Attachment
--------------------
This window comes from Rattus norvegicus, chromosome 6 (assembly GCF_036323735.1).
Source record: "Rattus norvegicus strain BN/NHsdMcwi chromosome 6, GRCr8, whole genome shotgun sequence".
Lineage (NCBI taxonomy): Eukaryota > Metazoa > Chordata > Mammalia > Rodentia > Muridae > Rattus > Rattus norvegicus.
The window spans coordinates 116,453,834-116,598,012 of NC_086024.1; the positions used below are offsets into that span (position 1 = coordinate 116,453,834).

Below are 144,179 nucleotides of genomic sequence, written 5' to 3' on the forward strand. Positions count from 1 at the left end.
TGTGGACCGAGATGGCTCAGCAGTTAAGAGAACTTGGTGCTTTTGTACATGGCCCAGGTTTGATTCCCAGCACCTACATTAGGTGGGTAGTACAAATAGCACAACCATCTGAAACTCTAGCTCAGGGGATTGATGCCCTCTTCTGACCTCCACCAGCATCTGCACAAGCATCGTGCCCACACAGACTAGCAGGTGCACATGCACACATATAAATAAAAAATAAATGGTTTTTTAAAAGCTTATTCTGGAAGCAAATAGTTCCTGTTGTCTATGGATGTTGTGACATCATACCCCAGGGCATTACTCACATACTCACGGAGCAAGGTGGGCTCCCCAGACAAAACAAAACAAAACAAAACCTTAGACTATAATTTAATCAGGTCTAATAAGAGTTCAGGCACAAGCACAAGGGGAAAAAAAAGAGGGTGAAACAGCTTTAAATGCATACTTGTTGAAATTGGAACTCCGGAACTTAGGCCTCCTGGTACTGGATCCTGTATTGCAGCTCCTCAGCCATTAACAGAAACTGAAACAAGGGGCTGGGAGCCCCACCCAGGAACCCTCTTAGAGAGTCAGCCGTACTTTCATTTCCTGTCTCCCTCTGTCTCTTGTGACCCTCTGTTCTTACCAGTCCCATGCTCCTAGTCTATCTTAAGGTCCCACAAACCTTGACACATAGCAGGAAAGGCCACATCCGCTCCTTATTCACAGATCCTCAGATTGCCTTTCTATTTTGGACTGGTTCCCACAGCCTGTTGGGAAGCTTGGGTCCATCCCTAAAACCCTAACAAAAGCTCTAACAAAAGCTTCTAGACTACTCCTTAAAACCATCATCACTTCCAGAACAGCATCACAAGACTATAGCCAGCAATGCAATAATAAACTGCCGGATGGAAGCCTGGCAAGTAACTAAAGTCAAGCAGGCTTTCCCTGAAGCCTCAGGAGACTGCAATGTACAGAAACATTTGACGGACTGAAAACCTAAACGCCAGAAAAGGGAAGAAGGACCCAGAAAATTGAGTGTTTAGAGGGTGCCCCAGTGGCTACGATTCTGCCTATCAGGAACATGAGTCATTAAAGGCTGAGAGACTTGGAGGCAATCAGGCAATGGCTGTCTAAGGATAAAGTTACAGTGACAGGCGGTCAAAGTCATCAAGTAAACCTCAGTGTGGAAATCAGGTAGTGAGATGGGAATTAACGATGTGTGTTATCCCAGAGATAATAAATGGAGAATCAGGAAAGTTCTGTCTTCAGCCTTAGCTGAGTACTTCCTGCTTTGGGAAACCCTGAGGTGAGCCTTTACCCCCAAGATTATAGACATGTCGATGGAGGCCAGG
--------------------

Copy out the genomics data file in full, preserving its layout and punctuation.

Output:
This window comes from Rattus norvegicus, chromosome 6 (assembly GCF_036323735.1).
Source record: "Rattus norvegicus strain BN/NHsdMcwi chromosome 6, GRCr8, whole genome shotgun sequence".
Lineage (NCBI taxonomy): Eukaryota > Metazoa > Chordata > Mammalia > Rodentia > Muridae > Rattus > Rattus norvegicus.
The window spans coordinates 116,453,834-116,598,012 of NC_086024.1; the positions used below are offsets into that span (position 1 = coordinate 116,453,834).

Below are 144,179 nucleotides of genomic sequence, written 5' to 3' on the forward strand. Positions count from 1 at the left end.
TGTGGACCGAGATGGCTCAGCAGTTAAGAGAACTTGGTGCTTTTGTACATGGCCCAGGTTTGATTCCCAGCACCTACATTAGGTGGGTAGTACAAATAGCACAACCATCTGAAACTCTAGCTCAGGGGATTGATGCCCTCTTCTGACCTCCACCAGCATCTGCACAAGCATCGTGCCCACACAGACTAGCAGGTGCACATGCACACATATAAATAAAAAATAAATGGTTTTTTAAAAGCTTATTCTGGAAGCAAATAGTTCCTGTTGTCTATGGATGTTGTGACATCATACCCCAGGGCATTACTCACATACTCACGGAGCAAGGTGGGCTCCCCAGACAAAACAAAACAAAACAAAACCTTAGACTATAATTTAATCAGGTCTAATAAGAGTTCAGGCACAAGCACAAGGGGAAAAAAAAGAGGGTGAAACAGCTTTAAATGCATACTTGTTGAAATTGGAACTCCGGAACTTAGGCCTCCTGGTACTGGATCCTGTATTGCAGCTCCTCAGCCATTAACAGAAACTGAAACAAGGGGCTGGGAGCCCCACCCAGGAACCCTCTTAGAGAGTCAGCCGTACTTTCATTTCCTGTCTCCCTCTGTCTCTTGTGACCCTCTGTTCTTACCAGTCCCATGCTCCTAGTCTATCTTAAGGTCCCACAAACCTTGACACATAGCAGGAAAGGCCACATCCGCTCCTTATTCACAGATCCTCAGATTGCCTTTCTATTTTGGACTGGTTCCCACAGCCTGTTGGGAAGCTTGGGTCCATCCCTAAAACCCTAACAAAAGCTCTAACAAAAGCTTCTAGACTACTCCTTAAAACCATCATCACTTCCAGAACAGCATCACAAGACTATAGCCAGCAATGCAATAATAAACTGCCGGATGGAAGCCTGGCAAGTAACTAAAGTCAAGCAGGCTTTCCCTGAAGCCTCAGGAGACTGCAATGTACAGAAACATTTGACGGACTGAAAACCTAAACGCCAGAAAAGGGAAGAAGGACCCAGAAAATTGAGTGTTTAGAGGGTGCCCCAGTGGCTACGATTCTGCCTATCAGGAACATGAGTCATTAAAGGCTGAGAGACTTGGAGGCAATCAGGCAATGGCTGTCTAAGGATAAAGTTACAGTGACAGGCGGTCAAAGTCATCAAGTAAACCTCAGTGTGGAAATCAGGTAGTGAGATGGGAATTAACGATGTGTGTTATCCCAGAGATAATAAATGGAGAATCAGGAAAGTTCTGTCTTCAGCCTTAGCTGAGTACTTCCTGCTTTGGGAAACCCTGAGGTGAGCCTTTACCCCCAAGATTATAGACATGTCGATGGAGGCCAGG